In the end, I finished the eight miles, but I also appreciated that I was the only soul on my running track, because no one else was walking by the water in mid-February. It was the equivalent of running solo in the early summer hours to beat the midday heat and the crowds.
All that running outside also helped me fall into the winter blues funk that I normally experience at that time of year. And it gave me a much-needed break from my work laptop for about an hour a day, which gave me a break from staring at the screen.
After two and a half months of training, I ran into a snag. My legs began to feel the pain of running at high volume and on a hilly surface. After visiting a physiotherapist, I was diagnosed with tendonitis, which meant that I would have to calm down while running. Although I was reluctant to admit it, I knew it meant I would have to reduce the time to goal I had in mind and the number of days I ran. Because I was never prone to injuries, anxiety seeped into me and I was afraid I would have to drop out of the race.
This time I took recovery much more seriously than in the past. After all the work I’ve done, I still wanted to do this race – but safely. I followed my physiotherapy exercises as well as foam rolling, stretching, strength training, cross training (Peloton rides with Cody FTW), hydration (after running I opted for UCAN and Cure electrolytes) and made sure I ate a lot. nutritious foods (long distance runner and Olympian, Can’t Beet Me Smoothie by Shalane Flanagan was one of my favorites) that helped me regenerate. Thanks to the recovery, running at this point was bearable when I started to fall into a negative headspace.
As I went through this phase of recovery, the mental side of running was really challenging for me, because during this training cycle there were many cases where I wanted to throw a towel in the ring. In the past, when I felt pain or tingling, it worked out for myself, but I knew it wouldn’t happen this time. Taking all things into account, I felt happy that I was healthy enough (especially during a pandemic) to accept this challenge. By the time I reached my peak, or in the last two weeks before the race, when the training kilometers had dropped significantly, I was proud to have managed the winter run and proved that I could be a runner in any weather. . I still didn’t feel 100 percent (rather 85 to 90 percent), but I also had to come to terms with the fact that I was no longer the same man in my twenties who could run indefinitely without fear of injury.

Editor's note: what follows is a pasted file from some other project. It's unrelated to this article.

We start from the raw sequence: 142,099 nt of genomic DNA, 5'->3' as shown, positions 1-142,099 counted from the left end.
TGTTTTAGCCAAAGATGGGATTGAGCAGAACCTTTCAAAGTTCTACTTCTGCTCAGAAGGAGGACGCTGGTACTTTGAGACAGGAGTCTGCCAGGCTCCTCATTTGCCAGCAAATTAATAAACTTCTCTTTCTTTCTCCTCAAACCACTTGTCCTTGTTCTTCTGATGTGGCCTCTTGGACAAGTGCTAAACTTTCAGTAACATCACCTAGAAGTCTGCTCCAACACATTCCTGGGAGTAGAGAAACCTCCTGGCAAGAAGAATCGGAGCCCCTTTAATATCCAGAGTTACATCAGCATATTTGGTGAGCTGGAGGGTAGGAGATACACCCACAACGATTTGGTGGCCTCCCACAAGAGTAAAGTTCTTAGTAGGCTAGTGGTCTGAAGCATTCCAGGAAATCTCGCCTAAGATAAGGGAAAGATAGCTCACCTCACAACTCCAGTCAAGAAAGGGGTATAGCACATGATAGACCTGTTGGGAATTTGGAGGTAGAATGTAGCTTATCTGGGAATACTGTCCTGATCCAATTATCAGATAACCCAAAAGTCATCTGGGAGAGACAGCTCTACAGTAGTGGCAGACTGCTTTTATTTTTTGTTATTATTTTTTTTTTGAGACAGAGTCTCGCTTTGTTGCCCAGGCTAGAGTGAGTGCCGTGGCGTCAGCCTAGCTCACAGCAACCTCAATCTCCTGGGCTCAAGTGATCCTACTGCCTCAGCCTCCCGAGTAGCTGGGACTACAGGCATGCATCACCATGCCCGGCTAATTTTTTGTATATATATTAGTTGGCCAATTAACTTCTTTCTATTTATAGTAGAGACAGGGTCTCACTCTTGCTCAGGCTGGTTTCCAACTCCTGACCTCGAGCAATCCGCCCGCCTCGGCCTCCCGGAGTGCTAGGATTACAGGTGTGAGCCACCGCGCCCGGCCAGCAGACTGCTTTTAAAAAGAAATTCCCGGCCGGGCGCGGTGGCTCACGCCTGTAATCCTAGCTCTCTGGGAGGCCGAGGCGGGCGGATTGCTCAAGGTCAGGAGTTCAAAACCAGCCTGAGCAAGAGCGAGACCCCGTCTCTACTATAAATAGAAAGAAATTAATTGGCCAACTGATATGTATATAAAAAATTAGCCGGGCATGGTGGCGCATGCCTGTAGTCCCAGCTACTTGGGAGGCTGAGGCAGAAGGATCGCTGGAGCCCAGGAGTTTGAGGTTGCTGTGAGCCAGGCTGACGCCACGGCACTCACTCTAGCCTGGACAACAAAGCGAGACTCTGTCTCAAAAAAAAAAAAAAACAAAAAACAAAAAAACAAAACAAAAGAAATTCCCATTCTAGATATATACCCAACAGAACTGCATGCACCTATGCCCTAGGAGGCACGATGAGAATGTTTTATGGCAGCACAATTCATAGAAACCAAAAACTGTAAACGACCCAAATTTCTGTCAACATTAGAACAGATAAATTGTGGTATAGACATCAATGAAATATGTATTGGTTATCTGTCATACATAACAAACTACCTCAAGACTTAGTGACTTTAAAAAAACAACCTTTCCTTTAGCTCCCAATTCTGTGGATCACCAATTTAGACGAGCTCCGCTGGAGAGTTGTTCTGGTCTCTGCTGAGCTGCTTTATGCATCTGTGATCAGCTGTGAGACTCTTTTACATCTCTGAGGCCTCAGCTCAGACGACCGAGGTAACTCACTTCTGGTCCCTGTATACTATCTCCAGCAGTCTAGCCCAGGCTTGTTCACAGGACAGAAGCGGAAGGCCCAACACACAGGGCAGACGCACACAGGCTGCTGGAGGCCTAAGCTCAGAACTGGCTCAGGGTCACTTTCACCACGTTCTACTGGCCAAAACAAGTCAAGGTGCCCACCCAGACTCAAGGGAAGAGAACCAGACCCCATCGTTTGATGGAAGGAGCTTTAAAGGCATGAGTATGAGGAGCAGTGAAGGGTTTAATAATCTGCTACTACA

When the day of the race finally came, I decided that my game plan for that day had changed. I remember going through some of my favorite running accounts on social media, which reminded me that races aren’t always about getting a new PR and not all of them go according to plan. Letting go of what you can’t affect will also remove the pressure on how you think things are going to go. During a long distance race, there is a point where you know preventively that you will fight, and it is easier to accept this reality in advance. I knew that my tendonitis was not completely cured, and I needed a realistic approach. So instead of focusing on a specific target time, I decided to run for the experience. I ended up signing up because I enjoy running.
The race day was a perfect spring day (even a little too warm if you ask me) and the crowds were spectacular as well as the sights. I was more determined by how hilly the track was, even though I studied it several times and ran the hills regularly during training. But nothing will prepare you completely until you get into it. There were parts that were great (capturing views of the city) and other parts that weren’t that great. My tendonitis began to spread over the last few miles, which was not a good feeling, but I was relieved that it did not appear until the end of my tail. That didn’t change the fact that the rest of the race was challenging anyway. In the end, I finished near my average half marathon time and I felt great that I had just finished it.
Running is much like life in the sense that there are ups and downs and it is unpredictable. As with this pandemic, we have all experienced ups and downs, but the important thing is how we prepare for and deal with what is thrown at us. I’m glad the pandemic helped me get back in touch with the running roots, but I think this time my feet are ready for a well-deserved rest.
The information contained in this article is for educational and informational purposes only and is not intended as medical or medical advice. Always consult your doctor or other qualified healthcare provider for any questions regarding your medical condition or health goals.